Dorothy Campbell loves hearing that a Target may anchor a new shopping center near her home in Southeast Washington. And she can imagine her grandchildren enjoying the parks and trails that are supposed to be built nearby, on the eastern banks of the Anacostia River.

Waiting for a bus on a busy stretch of Alabama Avenue recently, Campbell, 70, said she was excited about these projects, each of which moved closer to reality last week after winning key votes before the D.C. Council. But she is also worried about whether the amenities will make the long-neglected neighborhoods east of the Anacostia River too expensive for the residents now there.

"All I say is that I hope it'll be affordable. And don't try to push the other people out," said Campbell, a retired nursing aide. "Where would they go?"

The question reverberates in this part of Washington, where many of the poorest families arrived decades ago after being displaced from Georgetown and Southwest in the name of urban renewal.

Some, wary of past promises of stores and attractions that never materialized, say this time will be no different. Others, who have witnessed the transformation of formerly blighted neighborhoods downtown and on Capitol Hill, say they are sure that change is coming. Their reaction, said D.C. Council member Kevin P. Chavous, is "a mixture of hope and fear."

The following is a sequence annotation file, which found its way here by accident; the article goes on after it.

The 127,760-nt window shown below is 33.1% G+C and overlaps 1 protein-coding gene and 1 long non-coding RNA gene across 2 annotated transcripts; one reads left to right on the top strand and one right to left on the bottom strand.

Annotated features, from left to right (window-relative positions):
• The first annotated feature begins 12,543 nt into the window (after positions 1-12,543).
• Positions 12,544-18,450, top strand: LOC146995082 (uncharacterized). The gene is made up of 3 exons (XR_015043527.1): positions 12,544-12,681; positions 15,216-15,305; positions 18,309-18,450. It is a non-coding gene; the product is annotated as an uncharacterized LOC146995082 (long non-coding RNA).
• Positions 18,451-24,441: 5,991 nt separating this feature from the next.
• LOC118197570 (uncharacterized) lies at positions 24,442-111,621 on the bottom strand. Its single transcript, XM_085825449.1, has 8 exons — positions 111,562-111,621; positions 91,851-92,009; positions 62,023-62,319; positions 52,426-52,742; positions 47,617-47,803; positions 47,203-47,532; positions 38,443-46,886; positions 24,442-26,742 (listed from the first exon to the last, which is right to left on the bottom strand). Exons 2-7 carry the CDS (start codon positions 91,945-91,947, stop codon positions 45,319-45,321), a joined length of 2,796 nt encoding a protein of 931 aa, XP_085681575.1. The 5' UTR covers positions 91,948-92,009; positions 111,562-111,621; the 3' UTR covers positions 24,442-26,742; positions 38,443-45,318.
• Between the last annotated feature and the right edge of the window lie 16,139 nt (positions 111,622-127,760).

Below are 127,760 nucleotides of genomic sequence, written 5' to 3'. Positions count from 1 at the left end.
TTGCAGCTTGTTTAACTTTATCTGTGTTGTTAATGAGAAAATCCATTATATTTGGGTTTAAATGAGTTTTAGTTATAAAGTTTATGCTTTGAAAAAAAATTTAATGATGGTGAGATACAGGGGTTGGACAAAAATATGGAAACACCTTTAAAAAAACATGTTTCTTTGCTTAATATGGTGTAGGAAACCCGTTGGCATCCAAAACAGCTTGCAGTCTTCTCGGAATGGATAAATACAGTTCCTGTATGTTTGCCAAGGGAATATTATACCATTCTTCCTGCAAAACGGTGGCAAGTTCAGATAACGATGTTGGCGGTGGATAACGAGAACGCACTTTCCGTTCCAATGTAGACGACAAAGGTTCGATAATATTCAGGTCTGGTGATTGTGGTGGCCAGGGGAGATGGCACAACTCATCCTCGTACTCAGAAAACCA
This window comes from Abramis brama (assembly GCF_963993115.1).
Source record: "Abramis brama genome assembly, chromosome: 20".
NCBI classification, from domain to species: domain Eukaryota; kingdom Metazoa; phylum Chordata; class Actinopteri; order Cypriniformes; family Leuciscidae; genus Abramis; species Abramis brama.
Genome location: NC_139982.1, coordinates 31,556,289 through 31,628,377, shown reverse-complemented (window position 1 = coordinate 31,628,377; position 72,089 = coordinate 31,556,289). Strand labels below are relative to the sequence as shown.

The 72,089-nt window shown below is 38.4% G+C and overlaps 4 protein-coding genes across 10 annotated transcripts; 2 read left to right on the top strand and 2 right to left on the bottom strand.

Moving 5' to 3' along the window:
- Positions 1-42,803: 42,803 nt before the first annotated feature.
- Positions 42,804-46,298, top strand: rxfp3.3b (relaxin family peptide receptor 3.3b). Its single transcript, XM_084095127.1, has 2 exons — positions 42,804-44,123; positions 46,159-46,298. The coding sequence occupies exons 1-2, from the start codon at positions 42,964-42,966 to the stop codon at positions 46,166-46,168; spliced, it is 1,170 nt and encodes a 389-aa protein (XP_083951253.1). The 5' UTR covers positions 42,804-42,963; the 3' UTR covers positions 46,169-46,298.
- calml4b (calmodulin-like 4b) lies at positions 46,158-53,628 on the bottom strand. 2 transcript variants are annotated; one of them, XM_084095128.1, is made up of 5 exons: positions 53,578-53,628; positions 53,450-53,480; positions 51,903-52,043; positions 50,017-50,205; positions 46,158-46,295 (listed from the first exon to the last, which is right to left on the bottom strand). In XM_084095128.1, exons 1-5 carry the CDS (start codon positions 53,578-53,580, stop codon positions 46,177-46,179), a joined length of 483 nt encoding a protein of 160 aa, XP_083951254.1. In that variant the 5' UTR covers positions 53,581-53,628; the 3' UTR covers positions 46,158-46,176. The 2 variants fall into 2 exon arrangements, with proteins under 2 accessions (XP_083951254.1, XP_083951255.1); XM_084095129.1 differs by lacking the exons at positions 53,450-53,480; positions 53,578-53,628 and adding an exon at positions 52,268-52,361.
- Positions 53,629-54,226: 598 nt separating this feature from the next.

"If it is happening, then the feeling is that it's not happening for their benefit," said Chavous (D-Ward 7), whose district lies mostly east of the river and north of Pennsylvania Avenue. "People have been crying out for their fair share. . . . [But] people are terrified. They feel that they'll be priced out."

Mindful of those concerns, the council made numerous amendments to a bill that sets up the mechanism to drive revitalization on both sides of the Anacostia, long a political and socioeconomic fault line in the city.

The bill, which the council approved Tuesday, established a powerful development corporation but requires at least two of the seven citizen representatives on its board to live east of the river. Thirty percent of housing built on public land in the redevelopment zone must be set aside for low- and moderate-income households. There is language requiring an "equitable balance" in projects so that the most attractive amenities are not confined to the west side, as well as a pledge to steer tax revenue generated by waterfront projects to needy inland neighborhoods to the east.